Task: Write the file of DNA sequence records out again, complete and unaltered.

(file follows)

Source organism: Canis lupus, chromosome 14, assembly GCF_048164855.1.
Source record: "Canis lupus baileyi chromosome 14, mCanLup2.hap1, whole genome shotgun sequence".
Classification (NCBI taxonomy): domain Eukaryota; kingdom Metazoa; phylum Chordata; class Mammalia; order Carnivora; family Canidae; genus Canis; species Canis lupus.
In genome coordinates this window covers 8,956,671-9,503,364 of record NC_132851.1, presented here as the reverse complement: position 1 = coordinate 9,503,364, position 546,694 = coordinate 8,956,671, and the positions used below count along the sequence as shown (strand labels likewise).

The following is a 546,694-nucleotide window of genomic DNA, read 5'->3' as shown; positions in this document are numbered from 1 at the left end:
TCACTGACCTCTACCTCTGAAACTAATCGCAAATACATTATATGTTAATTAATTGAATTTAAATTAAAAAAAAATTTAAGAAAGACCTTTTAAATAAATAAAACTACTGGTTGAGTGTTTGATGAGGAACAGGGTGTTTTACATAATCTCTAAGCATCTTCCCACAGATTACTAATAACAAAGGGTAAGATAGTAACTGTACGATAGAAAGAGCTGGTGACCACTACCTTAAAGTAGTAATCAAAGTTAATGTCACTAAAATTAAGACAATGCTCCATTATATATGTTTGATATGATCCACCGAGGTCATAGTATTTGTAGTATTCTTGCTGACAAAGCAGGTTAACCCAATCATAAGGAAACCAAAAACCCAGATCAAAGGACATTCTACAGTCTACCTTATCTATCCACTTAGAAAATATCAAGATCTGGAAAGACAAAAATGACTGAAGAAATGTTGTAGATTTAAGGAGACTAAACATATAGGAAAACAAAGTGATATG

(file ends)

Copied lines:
Source organism: Canis lupus, chromosome 14, assembly GCF_048164855.1.
Source record: "Canis lupus baileyi chromosome 14, mCanLup2.hap1, whole genome shotgun sequence".
Classification (NCBI taxonomy): domain Eukaryota; kingdom Metazoa; phylum Chordata; class Mammalia; order Carnivora; family Canidae; genus Canis; species Canis lupus.
In genome coordinates this window covers 8,956,671-9,503,364 of record NC_132851.1, presented here as the reverse complement: position 1 = coordinate 9,503,364, position 546,694 = coordinate 8,956,671, and the positions used below count along the sequence as shown (strand labels likewise).

The following is a 546,694-nucleotide window of genomic DNA, read 5'->3' as shown; positions in this document are numbered from 1 at the left end:
TCACTGACCTCTACCTCTGAAACTAATCGCAAATACATTATATGTTAATTAATTGAATTTAAATTAAAAAAAAATTTAAGAAAGACCTTTTAAATAAATAAAACTACTGGTTGAGTGTTTGATGAGGAACAGGGTGTTTTACATAATCTCTAAGCATCTTCCCACAGATTACTAATAACAAAGGGTAAGATAGTAACTGTACGATAGAAAGAGCTGGTGACCACTACCTTAAAGTAGTAATCAAAGTTAATGTCACTAAAATTAAGACAATGCTCCATTATATATGTTTGATATGATCCACCGAGGTCATAGTATTTGTAGTATTCTTGCTGACAAAGCAGGTTAACCCAATCATAAGGAAACCAAAAACCCAGATCAAAGGACATTCTACAGTCTACCTTATCTATCCACTTAGAAAATATCAAGATCTGGAAAGACAAAAATGACTGAAGAAATGTTGTAGATTTAAGGAGACTAAACATATAGGAAAACAAAGTGATATG